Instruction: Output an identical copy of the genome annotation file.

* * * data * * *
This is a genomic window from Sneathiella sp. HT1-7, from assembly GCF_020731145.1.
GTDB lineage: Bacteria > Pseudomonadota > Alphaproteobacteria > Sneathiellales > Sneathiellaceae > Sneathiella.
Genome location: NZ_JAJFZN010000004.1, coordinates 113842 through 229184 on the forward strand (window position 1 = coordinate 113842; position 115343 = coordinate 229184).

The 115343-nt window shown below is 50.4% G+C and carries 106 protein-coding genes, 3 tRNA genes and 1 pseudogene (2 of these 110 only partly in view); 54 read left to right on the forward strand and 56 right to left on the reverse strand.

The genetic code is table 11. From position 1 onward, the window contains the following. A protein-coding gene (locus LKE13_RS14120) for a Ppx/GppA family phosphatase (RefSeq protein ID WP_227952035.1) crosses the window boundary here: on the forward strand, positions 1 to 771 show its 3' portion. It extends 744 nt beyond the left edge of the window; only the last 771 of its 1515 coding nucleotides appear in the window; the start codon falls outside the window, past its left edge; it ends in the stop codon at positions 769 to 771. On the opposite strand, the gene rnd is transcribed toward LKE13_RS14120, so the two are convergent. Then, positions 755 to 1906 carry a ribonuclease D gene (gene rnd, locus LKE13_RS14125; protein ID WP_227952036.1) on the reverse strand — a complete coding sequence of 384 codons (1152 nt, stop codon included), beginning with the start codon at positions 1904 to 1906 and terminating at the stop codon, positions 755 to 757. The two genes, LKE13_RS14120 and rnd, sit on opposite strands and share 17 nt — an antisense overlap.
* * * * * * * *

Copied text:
This is a genomic window from Sneathiella sp. HT1-7, from assembly GCF_020731145.1.
GTDB lineage: Bacteria > Pseudomonadota > Alphaproteobacteria > Sneathiellales > Sneathiellaceae > Sneathiella.
Genome location: NZ_JAJFZN010000004.1, coordinates 113842 through 229184 on the forward strand (window position 1 = coordinate 113842; position 115343 = coordinate 229184).

The 115343-nt window shown below is 50.4% G+C and carries 106 protein-coding genes, 3 tRNA genes and 1 pseudogene (2 of these 110 only partly in view); 54 read left to right on the forward strand and 56 right to left on the reverse strand.

The genetic code is table 11. From position 1 onward, the window contains the following. A protein-coding gene (locus LKE13_RS14120) for a Ppx/GppA family phosphatase (RefSeq protein ID WP_227952035.1) crosses the window boundary here: on the forward strand, positions 1 to 771 show its 3' portion. It extends 744 nt beyond the left edge of the window; only the last 771 of its 1515 coding nucleotides appear in the window; the start codon falls outside the window, past its left edge; it ends in the stop codon at positions 769 to 771. On the opposite strand, the gene rnd is transcribed toward LKE13_RS14120, so the two are convergent. Then, positions 755 to 1906 carry a ribonuclease D gene (gene rnd, locus LKE13_RS14125; protein ID WP_227952036.1) on the reverse strand — a complete coding sequence of 384 codons (1152 nt, stop codon included), beginning with the start codon at positions 1904 to 1906 and terminating at the stop codon, positions 755 to 757. The two genes, LKE13_RS14120 and rnd, sit on opposite strands and share 17 nt — an antisense overlap.